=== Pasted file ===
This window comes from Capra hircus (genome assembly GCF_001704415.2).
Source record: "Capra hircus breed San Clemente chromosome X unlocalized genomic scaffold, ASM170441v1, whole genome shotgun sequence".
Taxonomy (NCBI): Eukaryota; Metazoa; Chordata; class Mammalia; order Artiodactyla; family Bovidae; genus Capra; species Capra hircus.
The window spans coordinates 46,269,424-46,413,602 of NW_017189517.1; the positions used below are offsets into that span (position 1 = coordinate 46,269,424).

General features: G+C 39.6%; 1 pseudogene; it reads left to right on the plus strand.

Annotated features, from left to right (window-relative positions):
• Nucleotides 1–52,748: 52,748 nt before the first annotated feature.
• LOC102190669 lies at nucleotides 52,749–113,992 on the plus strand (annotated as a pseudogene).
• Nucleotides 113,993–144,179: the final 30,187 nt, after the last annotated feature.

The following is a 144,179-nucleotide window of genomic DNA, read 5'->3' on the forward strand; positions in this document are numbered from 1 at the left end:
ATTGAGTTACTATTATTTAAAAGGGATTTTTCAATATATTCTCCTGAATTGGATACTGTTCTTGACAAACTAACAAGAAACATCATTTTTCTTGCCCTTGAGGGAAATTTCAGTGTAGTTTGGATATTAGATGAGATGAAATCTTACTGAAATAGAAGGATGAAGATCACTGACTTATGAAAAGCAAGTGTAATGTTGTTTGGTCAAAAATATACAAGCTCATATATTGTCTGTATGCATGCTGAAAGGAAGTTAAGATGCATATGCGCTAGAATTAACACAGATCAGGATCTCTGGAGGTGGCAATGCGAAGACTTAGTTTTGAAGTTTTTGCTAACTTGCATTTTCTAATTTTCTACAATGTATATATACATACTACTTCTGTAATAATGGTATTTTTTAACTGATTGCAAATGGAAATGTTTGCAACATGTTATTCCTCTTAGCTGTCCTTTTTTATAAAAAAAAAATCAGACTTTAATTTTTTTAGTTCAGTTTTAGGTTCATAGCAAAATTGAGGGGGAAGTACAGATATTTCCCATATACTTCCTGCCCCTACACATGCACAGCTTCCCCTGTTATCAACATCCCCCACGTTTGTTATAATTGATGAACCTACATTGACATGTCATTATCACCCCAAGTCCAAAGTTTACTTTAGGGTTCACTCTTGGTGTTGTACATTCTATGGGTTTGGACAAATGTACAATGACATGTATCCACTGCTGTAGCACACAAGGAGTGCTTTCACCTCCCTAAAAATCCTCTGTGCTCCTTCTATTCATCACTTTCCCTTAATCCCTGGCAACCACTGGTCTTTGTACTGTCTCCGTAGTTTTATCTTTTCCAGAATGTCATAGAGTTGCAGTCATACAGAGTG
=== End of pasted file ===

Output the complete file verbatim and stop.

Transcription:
This window comes from Capra hircus (genome assembly GCF_001704415.2).
Source record: "Capra hircus breed San Clemente chromosome X unlocalized genomic scaffold, ASM170441v1, whole genome shotgun sequence".
Taxonomy (NCBI): Eukaryota; Metazoa; Chordata; class Mammalia; order Artiodactyla; family Bovidae; genus Capra; species Capra hircus.
The window spans coordinates 46,269,424-46,413,602 of NW_017189517.1; the positions used below are offsets into that span (position 1 = coordinate 46,269,424).

General features: G+C 39.6%; 1 pseudogene; it reads left to right on the plus strand.

Annotated features, from left to right (window-relative positions):
• Nucleotides 1–52,748: 52,748 nt before the first annotated feature.
• LOC102190669 lies at nucleotides 52,749–113,992 on the plus strand (annotated as a pseudogene).
• Nucleotides 113,993–144,179: the final 30,187 nt, after the last annotated feature.

The following is a 144,179-nucleotide window of genomic DNA, read 5'->3' on the forward strand; positions in this document are numbered from 1 at the left end:
ATTGAGTTACTATTATTTAAAAGGGATTTTTCAATATATTCTCCTGAATTGGATACTGTTCTTGACAAACTAACAAGAAACATCATTTTTCTTGCCCTTGAGGGAAATTTCAGTGTAGTTTGGATATTAGATGAGATGAAATCTTACTGAAATAGAAGGATGAAGATCACTGACTTATGAAAAGCAAGTGTAATGTTGTTTGGTCAAAAATATACAAGCTCATATATTGTCTGTATGCATGCTGAAAGGAAGTTAAGATGCATATGCGCTAGAATTAACACAGATCAGGATCTCTGGAGGTGGCAATGCGAAGACTTAGTTTTGAAGTTTTTGCTAACTTGCATTTTCTAATTTTCTACAATGTATATATACATACTACTTCTGTAATAATGGTATTTTTTAACTGATTGCAAATGGAAATGTTTGCAACATGTTATTCCTCTTAGCTGTCCTTTTTTATAAAAAAAAAATCAGACTTTAATTTTTTTAGTTCAGTTTTAGGTTCATAGCAAAATTGAGGGGGAAGTACAGATATTTCCCATATACTTCCTGCCCCTACACATGCACAGCTTCCCCTGTTATCAACATCCCCCACGTTTGTTATAATTGATGAACCTACATTGACATGTCATTATCACCCCAAGTCCAAAGTTTACTTTAGGGTTCACTCTTGGTGTTGTACATTCTATGGGTTTGGACAAATGTACAATGACATGTATCCACTGCTGTAGCACACAAGGAGTGCTTTCACCTCCCTAAAAATCCTCTGTGCTCCTTCTATTCATCACTTTCCCTTAATCCCTGGCAACCACTGGTCTTTGTACTGTCTCCGTAGTTTTATCTTTTCCAGAATGTCATAGAGTTGCAGTCATACAGAGTG